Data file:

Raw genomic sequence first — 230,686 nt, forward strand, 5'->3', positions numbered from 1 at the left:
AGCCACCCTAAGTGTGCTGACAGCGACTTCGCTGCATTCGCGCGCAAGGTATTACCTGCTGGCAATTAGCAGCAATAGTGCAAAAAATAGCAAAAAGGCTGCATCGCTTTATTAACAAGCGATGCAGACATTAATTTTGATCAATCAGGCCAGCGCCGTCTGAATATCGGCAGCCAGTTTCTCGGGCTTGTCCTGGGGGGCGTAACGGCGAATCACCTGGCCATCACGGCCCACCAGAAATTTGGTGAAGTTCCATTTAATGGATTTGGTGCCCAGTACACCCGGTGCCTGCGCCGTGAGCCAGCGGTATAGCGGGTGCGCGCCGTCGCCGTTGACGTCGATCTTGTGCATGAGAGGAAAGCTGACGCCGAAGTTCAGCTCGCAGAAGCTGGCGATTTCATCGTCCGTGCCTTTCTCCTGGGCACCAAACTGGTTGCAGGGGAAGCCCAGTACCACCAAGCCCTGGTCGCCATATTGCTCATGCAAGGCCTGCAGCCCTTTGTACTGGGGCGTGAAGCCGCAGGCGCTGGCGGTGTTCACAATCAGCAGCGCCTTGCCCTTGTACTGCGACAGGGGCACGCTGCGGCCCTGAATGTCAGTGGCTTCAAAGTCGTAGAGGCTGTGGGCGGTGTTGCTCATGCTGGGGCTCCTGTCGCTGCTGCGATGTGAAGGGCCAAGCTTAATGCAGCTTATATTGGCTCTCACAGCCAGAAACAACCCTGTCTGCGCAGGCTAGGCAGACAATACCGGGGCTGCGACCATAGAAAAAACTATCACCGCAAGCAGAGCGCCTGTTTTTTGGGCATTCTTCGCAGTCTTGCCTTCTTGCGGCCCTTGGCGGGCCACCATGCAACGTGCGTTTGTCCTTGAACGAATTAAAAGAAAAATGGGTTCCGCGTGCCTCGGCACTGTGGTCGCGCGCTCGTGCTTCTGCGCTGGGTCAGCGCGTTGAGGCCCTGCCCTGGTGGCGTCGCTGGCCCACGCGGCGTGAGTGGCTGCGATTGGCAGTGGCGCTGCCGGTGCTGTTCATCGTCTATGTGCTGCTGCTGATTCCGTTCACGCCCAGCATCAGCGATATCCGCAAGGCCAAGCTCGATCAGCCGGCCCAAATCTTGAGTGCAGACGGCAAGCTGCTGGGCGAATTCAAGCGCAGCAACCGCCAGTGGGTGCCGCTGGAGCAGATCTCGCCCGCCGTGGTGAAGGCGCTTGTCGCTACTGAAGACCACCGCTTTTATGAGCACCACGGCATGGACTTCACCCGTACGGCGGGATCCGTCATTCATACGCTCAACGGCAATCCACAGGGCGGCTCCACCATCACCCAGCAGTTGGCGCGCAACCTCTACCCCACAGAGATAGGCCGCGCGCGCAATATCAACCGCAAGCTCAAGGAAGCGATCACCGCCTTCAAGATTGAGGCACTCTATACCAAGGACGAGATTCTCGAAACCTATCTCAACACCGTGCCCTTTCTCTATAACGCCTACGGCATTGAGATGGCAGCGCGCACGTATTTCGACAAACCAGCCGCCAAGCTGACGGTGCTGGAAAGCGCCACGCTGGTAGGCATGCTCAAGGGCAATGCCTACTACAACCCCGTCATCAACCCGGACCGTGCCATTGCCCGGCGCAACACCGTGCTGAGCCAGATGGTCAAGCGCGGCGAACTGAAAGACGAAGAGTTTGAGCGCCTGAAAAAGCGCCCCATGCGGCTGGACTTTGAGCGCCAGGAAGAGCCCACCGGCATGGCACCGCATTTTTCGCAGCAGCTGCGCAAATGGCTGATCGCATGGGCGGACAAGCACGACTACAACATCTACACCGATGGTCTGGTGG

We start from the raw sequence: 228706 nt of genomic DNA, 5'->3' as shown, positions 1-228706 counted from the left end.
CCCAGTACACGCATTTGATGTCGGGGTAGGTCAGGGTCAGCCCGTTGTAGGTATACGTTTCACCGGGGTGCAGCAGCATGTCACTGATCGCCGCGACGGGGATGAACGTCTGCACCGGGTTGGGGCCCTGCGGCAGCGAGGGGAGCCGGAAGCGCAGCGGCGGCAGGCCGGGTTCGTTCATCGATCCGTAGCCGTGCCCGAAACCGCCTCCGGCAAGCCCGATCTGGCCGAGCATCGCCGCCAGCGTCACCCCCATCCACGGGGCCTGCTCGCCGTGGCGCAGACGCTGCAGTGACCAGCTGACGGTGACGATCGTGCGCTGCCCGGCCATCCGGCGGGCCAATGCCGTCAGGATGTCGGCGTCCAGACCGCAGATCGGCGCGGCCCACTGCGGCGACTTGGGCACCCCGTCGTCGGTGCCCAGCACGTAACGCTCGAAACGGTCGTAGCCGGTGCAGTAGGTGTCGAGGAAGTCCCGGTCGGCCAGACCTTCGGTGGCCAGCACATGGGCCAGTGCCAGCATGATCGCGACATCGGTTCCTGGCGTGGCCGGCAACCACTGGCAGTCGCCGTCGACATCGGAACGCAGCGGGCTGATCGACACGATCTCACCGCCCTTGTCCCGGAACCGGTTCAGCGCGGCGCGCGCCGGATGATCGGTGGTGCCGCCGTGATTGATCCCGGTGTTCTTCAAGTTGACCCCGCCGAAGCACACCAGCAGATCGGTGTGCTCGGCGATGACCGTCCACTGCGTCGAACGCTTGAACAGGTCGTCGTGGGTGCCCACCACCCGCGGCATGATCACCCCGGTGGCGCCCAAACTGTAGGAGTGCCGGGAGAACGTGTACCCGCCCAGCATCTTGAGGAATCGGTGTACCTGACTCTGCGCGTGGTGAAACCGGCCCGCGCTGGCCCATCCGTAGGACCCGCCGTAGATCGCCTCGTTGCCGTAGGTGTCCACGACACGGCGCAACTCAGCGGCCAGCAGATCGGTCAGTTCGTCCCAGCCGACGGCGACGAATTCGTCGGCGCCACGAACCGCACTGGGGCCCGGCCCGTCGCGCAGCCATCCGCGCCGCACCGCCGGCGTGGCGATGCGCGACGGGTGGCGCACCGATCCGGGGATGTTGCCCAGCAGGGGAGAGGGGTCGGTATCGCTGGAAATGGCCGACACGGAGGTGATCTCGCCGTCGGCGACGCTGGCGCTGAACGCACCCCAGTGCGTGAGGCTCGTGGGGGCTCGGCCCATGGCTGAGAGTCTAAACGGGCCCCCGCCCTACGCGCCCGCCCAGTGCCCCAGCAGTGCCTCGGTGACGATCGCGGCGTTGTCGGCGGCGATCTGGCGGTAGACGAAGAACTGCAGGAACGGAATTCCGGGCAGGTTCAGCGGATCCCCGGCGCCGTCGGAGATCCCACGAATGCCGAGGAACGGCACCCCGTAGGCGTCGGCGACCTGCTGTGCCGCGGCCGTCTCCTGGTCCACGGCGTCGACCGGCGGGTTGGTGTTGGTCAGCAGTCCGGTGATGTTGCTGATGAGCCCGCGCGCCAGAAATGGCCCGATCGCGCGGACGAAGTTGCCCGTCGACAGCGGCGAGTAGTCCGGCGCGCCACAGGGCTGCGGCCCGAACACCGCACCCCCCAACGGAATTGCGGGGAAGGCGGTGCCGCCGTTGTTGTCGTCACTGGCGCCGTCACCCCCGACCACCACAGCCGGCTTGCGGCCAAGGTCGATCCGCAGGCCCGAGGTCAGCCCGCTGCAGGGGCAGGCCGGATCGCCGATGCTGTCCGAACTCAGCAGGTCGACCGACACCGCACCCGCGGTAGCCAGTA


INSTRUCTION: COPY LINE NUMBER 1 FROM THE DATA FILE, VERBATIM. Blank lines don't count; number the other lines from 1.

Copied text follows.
Raw genomic sequence first — 230,686 nt, forward strand, 5'->3', positions numbered from 1 at the left: